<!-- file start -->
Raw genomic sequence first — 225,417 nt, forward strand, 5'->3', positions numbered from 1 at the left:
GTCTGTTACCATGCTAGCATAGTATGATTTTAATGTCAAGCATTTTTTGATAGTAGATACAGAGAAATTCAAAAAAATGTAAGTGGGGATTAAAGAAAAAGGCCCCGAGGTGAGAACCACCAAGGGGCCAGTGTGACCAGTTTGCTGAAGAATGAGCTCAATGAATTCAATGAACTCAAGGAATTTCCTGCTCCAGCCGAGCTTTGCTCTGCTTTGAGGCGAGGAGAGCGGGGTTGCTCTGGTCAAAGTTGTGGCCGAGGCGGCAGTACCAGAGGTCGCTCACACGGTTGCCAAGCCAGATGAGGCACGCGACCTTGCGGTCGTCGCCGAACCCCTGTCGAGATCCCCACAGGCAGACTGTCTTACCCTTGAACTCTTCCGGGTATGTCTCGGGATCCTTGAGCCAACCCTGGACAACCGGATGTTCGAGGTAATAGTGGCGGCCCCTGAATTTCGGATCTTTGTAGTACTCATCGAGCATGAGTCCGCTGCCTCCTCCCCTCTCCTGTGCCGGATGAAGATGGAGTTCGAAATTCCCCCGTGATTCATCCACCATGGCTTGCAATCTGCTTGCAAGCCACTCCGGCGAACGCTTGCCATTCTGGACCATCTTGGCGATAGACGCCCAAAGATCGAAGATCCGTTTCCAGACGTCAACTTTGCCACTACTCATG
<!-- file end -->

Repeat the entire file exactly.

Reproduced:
Raw genomic sequence first — 225,417 nt, forward strand, 5'->3', positions numbered from 1 at the left:
GTCTGTTACCATGCTAGCATAGTATGATTTTAATGTCAAGCATTTTTTGATAGTAGATACAGAGAAATTCAAAAAAATGTAAGTGGGGATTAAAGAAAAAGGCCCCGAGGTGAGAACCACCAAGGGGCCAGTGTGACCAGTTTGCTGAAGAATGAGCTCAATGAATTCAATGAACTCAAGGAATTTCCTGCTCCAGCCGAGCTTTGCTCTGCTTTGAGGCGAGGAGAGCGGGGTTGCTCTGGTCAAAGTTGTGGCCGAGGCGGCAGTACCAGAGGTCGCTCACACGGTTGCCAAGCCAGATGAGGCACGCGACCTTGCGGTCGTCGCCGAACCCCTGTCGAGATCCCCACAGGCAGACTGTCTTACCCTTGAACTCTTCCGGGTATGTCTCGGGATCCTTGAGCCAACCCTGGACAACCGGATGTTCGAGGTAATAGTGGCGGCCCCTGAATTTCGGATCTTTGTAGTACTCATCGAGCATGAGTCCGCTGCCTCCTCCCCTCTCCTGTGCCGGATGAAGATGGAGTTCGAAATTCCCCCGTGATTCATCCACCATGGCTTGCAATCTGCTTGCAAGCCACTCCGGCGAACGCTTGCCATTCTGGACCATCTTGGCGATAGACGCCCAAAGATCGAAGATCCGTTTCCAGACGTCAACTTTGCCACTACTCATG